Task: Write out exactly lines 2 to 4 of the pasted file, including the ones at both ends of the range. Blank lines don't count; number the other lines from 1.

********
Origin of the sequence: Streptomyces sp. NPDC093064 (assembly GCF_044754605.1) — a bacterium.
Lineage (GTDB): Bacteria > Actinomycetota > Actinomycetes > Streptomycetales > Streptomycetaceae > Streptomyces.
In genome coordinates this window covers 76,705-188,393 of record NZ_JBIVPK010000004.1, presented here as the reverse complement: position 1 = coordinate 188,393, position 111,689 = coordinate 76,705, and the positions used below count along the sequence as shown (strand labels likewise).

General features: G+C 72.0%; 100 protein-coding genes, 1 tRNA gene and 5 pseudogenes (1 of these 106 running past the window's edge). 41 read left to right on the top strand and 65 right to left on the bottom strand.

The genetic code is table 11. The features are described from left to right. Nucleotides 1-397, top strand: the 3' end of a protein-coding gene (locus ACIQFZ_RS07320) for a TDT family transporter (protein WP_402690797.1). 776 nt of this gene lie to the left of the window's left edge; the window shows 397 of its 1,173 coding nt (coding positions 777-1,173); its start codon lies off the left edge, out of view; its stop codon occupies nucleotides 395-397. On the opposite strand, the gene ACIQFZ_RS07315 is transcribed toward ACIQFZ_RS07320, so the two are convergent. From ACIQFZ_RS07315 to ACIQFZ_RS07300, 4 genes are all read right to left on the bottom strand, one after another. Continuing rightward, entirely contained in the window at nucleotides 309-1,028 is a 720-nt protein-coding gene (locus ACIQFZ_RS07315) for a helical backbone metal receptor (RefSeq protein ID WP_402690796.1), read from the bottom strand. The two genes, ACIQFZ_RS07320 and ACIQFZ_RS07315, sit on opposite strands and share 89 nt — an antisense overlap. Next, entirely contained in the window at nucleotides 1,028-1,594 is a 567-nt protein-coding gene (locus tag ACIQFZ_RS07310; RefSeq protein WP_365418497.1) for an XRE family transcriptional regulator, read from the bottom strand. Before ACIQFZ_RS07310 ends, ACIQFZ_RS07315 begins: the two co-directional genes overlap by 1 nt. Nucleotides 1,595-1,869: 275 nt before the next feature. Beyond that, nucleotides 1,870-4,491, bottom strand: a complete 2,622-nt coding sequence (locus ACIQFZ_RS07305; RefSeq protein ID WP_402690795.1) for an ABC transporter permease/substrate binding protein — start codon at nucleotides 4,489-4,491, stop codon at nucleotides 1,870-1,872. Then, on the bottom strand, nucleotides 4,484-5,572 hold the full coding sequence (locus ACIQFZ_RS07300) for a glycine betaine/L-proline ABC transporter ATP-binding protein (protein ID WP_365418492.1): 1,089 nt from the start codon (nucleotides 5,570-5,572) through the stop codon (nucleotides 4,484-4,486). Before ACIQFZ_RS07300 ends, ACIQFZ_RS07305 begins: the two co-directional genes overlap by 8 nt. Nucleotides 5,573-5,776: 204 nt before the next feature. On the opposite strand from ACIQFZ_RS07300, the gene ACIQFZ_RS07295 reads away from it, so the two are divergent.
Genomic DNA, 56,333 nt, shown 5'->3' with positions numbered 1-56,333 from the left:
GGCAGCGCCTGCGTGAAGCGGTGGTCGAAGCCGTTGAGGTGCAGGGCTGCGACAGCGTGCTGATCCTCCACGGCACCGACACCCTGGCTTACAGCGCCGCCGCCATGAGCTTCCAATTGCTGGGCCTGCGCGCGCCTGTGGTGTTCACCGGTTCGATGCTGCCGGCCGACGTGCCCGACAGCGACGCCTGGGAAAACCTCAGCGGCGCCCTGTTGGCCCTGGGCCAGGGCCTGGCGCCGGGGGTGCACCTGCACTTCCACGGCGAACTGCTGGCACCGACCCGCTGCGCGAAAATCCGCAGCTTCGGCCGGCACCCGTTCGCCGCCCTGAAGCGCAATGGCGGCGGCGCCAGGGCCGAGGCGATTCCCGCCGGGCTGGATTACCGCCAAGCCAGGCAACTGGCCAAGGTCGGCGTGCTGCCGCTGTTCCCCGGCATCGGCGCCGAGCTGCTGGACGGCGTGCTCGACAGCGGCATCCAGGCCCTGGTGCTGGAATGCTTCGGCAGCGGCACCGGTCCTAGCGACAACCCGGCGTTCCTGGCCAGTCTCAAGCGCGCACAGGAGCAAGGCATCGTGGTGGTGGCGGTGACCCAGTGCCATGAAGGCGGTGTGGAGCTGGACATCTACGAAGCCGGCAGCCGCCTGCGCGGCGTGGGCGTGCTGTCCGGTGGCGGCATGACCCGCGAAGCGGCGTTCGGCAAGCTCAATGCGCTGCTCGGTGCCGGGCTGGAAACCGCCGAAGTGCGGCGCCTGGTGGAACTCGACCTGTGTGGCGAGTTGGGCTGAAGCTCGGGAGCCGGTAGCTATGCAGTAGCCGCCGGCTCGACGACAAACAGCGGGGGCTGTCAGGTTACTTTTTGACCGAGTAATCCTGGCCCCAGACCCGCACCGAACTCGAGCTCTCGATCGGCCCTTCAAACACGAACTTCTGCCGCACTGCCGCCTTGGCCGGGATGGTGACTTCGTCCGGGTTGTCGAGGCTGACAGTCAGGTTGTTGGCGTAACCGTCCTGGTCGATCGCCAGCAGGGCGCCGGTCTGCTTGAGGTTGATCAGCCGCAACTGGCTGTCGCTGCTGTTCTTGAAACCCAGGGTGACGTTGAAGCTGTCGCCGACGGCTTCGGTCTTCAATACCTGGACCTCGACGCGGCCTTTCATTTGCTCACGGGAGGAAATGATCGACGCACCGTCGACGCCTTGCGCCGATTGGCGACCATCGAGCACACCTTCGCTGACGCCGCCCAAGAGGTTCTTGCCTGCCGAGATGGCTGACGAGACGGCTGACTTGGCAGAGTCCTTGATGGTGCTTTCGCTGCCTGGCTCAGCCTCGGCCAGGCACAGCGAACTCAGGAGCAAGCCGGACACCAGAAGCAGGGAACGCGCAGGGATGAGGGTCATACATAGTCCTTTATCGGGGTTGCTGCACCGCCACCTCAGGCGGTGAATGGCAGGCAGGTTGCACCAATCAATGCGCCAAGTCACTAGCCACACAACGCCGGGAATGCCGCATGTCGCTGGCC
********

Lineage (GTDB): Bacteria > Actinomycetota > Actinomycetes > Streptomycetales > Streptomycetaceae > Streptomyces.
In genome coordinates this window covers 76,705-188,393 of record NZ_JBIVPK010000004.1, presented here as the reverse complement: position 1 = coordinate 188,393, position 111,689 = coordinate 76,705, and the positions used below count along the sequence as shown (strand labels likewise).

General features: G+C 72.0%; 100 protein-coding genes, 1 tRNA gene and 5 pseudogenes (1 of these 106 running past the window's edge). 41 read left to right on the top strand and 65 right to left on the bottom strand.